This time, Redmond may be taking a more direct approach.

About the time of the injunction, Microsoft leaked news of the development of a new C++ object-oriented programming language, code-named "COOL," integrated with the company's COM+ technology (an expansion of COM).

Details on COOL have not been forthcoming, according to Gartner Group analyst David Smith, but Microsoft has not denied the program. Smith suspects the language will differ from Java in at least one key respect: It will not be a cross-platform language.

"Microsoft's strategy is Windows, so cross-platform for them means Windows 95, NT, and 98," said Smith.

COOL could be competitive on a language level, he added, but the only company with the market presence to unseat Java will still have an uphill battle due to flagging credibility.

If and when COOL appears, it may be an all-or-nothing proposition, as Microsoft appears to be abandoning Java altogether, said Gartner Group, pointing to the fact that the beta release of Internet Explorer 5.0 does not install the Microsoft JVM by default.

Chai, anyone?

Hewlett-Packard isn't planning a Microsoft-style coup, but the company's position has been divided on Java. Although HP has licensed Java from Sun, publicly the company is committed to its ChaiVM technology, an independently developed embedded virtual machine optimized for consumer devices.

ChaiVM is more innocuous than VJ++ or COOL, says HP, as it complies with the JVM specification, and its source code can be licensed from HP.

HP has criticized Sun for stifling Java development and was a key player in the Java Real Time Working Group's petition to assume management of the development of Java realtime extensions.

Fragmentation of Java also could come from the only entity without a commercial interest in the language -- the open source community itself. Gartner Group predicts that hackers will attempt to produce a freeware version of Java by 2002 that is not based on Sun's implementation, under the GNU General Public License.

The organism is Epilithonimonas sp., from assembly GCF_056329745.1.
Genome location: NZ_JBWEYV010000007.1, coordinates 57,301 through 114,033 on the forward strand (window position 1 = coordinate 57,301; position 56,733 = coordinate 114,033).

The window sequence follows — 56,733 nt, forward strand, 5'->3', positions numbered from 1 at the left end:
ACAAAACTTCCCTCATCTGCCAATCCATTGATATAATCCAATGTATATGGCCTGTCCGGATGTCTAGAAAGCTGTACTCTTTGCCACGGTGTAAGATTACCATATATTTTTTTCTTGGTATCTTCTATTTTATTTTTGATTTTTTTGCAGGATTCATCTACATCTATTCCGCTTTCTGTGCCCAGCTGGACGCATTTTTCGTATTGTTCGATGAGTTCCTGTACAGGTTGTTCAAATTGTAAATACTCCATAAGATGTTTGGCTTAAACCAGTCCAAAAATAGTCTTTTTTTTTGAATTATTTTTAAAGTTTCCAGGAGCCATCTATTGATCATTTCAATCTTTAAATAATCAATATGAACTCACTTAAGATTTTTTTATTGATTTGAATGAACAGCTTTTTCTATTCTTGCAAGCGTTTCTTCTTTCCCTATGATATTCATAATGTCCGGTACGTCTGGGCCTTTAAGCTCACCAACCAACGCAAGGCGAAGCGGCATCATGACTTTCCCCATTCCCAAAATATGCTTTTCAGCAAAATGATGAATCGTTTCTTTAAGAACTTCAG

Learn more about this topic

  • Microsoft's COM+ preview page http://www.microsoft.com/com/resource/preview.asp
  • HP's Chai home page http://www.hp.com/emso/
  • Sun Community Source Licensing FAQ http://www.sun.com/software/communitysource/faq.html
  • To read the reasoning behind Sun's new licensing model, see "Sun Community Source License Principles," by Richard Gabriel and Bill Joy, at http://www.sun.com/981208/scsl/principles.html
  • For other downloads from Sun, visit the Community Source Code Licensing Community home page http://www.sun.com/software/communitysource/index.html
  • See JavaWorld's story on the recent release of the Java 2 source code http://www.javaworld.com/jw-03-1999/jw-03-java2.html
  • For the complete Java 2 SDK license agreement, go to http://www.sun.com/software/communitysource/java2/license.html
  • "Sun licenses Java Media APIs to Linux developers," January 1999 SunWorld news story http://www.sunworld.com/swol-03-1999/swol-03-sunlinux.html
  • "Sun scores in realtime Java debate," January 1999 SunWorld news story http://www.sunworld.com/swol-01-1999/swol-01-javastandards.html
  • "Sun announces support for Java TV API for digital interactive TV" January 1999 SunWorld news story http://sw.wpi.com/swol-01-1999/swol-01-javatv.html
  • "Sun, Real Time Java Group to meet," December 1998 SunWorld news story http://www.sunworld.com/swol-12-1998/swol-12-javagroup.html
  • "Java ExpoZander announces new Java licensing" December 1998 SunWorld news story http://www.sunworld.com/swol-12-1998/swol-12-java2.html